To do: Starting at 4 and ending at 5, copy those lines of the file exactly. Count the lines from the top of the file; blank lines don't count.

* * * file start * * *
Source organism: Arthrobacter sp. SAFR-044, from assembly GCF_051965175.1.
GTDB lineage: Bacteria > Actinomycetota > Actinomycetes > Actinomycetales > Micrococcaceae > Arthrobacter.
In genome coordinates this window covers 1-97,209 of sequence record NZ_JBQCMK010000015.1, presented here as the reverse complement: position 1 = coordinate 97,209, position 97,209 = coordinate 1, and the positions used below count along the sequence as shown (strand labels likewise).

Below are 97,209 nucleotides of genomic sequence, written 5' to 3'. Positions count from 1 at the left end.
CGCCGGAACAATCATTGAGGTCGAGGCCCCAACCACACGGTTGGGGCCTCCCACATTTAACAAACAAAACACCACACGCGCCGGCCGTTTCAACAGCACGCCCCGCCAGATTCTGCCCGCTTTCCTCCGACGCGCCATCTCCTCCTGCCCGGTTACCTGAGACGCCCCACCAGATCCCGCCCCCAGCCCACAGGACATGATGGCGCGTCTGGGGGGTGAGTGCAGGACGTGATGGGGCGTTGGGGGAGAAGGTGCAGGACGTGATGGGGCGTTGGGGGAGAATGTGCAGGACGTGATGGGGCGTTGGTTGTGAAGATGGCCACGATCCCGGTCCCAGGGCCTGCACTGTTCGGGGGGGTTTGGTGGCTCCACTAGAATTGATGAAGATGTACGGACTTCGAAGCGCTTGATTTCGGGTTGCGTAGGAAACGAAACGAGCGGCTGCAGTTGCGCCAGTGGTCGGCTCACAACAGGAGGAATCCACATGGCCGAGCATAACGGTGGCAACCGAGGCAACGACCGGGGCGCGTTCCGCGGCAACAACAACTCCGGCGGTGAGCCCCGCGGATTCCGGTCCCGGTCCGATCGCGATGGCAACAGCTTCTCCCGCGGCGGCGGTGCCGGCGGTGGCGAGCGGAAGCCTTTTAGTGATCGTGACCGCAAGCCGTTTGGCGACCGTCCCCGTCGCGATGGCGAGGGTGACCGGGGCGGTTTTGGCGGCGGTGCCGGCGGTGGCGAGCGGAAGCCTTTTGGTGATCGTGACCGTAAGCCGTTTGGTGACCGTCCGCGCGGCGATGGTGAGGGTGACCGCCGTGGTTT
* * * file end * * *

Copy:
Below are 97,209 nucleotides of genomic sequence, written 5' to 3'. Positions count from 1 at the left end.
CGCCGGAACAATCATTGAGGTCGAGGCCCCAACCACACGGTTGGGGCCTCCCACATTTAACAAACAAAACACCACACGCGCCGGCCGTTTCAACAGCACGCCCCGCCAGATTCTGCCCGCTTTCCTCCGACGCGCCATCTCCTCCTGCCCGGTTACCTGAGACGCCCCACCAGATCCCGCCCCCAGCCCACAGGACATGATGGCGCGTCTGGGGGGTGAGTGCAGGACGTGATGGGGCGTTGGGGGAGAAGGTGCAGGACGTGATGGGGCGTTGGGGGAGAATGTGCAGGACGTGATGGGGCGTTGGTTGTGAAGATGGCCACGATCCCGGTCCCAGGGCCTGCACTGTTCGGGGGGGTTTGGTGGCTCCACTAGAATTGATGAAGATGTACGGACTTCGAAGCGCTTGATTTCGGGTTGCGTAGGAAACGAAACGAGCGGCTGCAGTTGCGCCAGTGGTCGGCTCACAACAGGAGGAATCCACATGGCCGAGCATAACGGTGGCAACCGAGGCAACGACCGGGGCGCGTTCCGCGGCAACAACAACTCCGGCGGTGAGCCCCGCGGATTCCGGTCCCGGTCCGATCGCGATGGCAACAGCTTCTCCCGCGGCGGCGGTGCCGGCGGTGGCGAGCGGAAGCCTTTTAGTGATCGTGACCGCAAGCCGTTTGGCGACCGTCCCCGTCGCGATGGCGAGGGTGACCGGGGCGGTTTTGGCGGCGGTGCCGGCGGTGGCGAGCGGAAGCCTTTTGGTGATCGTGACCGTAAGCCGTTTGGTGACCGTCCGCGCGGCGATGGTGAGGGTGACCGCCGTGGTTT